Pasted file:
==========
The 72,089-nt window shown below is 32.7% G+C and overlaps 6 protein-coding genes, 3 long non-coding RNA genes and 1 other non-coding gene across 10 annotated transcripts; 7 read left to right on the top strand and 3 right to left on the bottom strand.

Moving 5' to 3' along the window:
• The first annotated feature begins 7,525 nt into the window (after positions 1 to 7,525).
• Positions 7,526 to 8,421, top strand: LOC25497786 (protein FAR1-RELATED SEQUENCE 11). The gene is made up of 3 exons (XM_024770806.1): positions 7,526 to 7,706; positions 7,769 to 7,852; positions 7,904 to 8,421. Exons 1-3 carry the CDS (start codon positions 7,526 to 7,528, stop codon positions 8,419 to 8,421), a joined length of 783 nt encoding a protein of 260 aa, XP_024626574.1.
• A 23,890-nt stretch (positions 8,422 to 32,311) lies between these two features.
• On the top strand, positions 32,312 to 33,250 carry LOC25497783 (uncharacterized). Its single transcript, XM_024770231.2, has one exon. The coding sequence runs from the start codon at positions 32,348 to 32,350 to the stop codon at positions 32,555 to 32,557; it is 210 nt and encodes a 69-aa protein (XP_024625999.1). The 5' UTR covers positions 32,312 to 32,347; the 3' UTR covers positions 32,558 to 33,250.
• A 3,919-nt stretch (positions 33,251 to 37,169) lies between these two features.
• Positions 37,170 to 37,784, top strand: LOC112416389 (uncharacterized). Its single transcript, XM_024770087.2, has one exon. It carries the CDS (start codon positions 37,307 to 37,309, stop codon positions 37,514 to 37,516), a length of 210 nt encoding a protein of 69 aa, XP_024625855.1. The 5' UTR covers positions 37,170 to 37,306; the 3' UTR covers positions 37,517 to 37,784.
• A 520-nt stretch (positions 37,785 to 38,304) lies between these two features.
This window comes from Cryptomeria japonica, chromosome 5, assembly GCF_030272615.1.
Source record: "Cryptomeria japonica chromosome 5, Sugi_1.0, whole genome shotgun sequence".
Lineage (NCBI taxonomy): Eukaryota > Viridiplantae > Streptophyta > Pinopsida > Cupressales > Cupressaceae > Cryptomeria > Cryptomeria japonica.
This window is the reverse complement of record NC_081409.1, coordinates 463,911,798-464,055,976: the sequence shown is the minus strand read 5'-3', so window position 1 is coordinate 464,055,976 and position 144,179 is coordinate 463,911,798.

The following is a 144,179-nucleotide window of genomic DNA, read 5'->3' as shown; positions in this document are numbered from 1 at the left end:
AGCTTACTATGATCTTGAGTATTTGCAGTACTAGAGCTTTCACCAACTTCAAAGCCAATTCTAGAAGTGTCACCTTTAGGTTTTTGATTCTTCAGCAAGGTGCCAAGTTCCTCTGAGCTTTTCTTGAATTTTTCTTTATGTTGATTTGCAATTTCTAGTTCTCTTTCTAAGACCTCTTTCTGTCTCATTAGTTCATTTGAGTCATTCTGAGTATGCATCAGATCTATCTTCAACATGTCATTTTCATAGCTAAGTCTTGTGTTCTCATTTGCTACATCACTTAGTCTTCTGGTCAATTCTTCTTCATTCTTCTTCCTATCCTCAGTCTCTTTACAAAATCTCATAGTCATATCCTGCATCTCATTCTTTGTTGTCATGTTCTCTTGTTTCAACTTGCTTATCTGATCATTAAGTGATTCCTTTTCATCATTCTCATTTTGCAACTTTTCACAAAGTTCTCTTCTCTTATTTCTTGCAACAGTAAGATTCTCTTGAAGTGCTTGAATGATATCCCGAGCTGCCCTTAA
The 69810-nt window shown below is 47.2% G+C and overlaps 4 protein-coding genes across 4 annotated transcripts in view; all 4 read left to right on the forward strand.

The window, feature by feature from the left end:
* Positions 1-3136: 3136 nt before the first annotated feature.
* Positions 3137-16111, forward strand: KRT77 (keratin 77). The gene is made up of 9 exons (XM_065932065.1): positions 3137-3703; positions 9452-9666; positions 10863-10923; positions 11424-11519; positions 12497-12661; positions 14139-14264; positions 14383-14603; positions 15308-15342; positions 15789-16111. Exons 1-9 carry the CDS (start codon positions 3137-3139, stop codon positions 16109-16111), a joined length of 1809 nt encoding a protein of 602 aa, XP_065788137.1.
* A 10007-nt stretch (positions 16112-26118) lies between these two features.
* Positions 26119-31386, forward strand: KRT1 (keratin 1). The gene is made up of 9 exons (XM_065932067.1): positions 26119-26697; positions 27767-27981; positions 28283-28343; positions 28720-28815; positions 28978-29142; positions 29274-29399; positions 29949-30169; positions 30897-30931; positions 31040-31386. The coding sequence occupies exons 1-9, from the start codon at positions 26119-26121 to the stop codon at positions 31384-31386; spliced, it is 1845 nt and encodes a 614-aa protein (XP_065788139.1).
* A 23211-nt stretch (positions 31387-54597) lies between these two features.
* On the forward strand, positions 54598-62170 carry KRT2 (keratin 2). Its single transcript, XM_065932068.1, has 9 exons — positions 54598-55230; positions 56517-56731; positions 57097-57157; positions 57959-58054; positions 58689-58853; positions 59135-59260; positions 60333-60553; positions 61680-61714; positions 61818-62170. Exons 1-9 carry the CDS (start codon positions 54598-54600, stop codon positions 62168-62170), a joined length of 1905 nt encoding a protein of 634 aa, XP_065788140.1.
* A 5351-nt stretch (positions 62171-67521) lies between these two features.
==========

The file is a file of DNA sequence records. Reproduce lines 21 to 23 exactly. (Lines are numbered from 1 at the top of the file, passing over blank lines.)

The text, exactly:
* Positions 26119-31386, forward strand: KRT1 (keratin 1). The gene is made up of 9 exons (XM_065932067.1): positions 26119-26697; positions 27767-27981; positions 28283-28343; positions 28720-28815; positions 28978-29142; positions 29274-29399; positions 29949-30169; positions 30897-30931; positions 31040-31386. The coding sequence occupies exons 1-9, from the start codon at positions 26119-26121 to the stop codon at positions 31384-31386; spliced, it is 1845 nt and encodes a 614-aa protein (XP_065788139.1).
* A 23211-nt stretch (positions 31387-54597) lies between these two features.
* On the forward strand, positions 54598-62170 carry KRT2 (keratin 2). Its single transcript, XM_065932068.1, has 9 exons — positions 54598-55230; positions 56517-56731; positions 57097-57157; positions 57959-58054; positions 58689-58853; positions 59135-59260; positions 60333-60553; positions 61680-61714; positions 61818-62170. Exons 1-9 carry the CDS (start codon positions 54598-54600, stop codon positions 62168-62170), a joined length of 1905 nt encoding a protein of 634 aa, XP_065788140.1.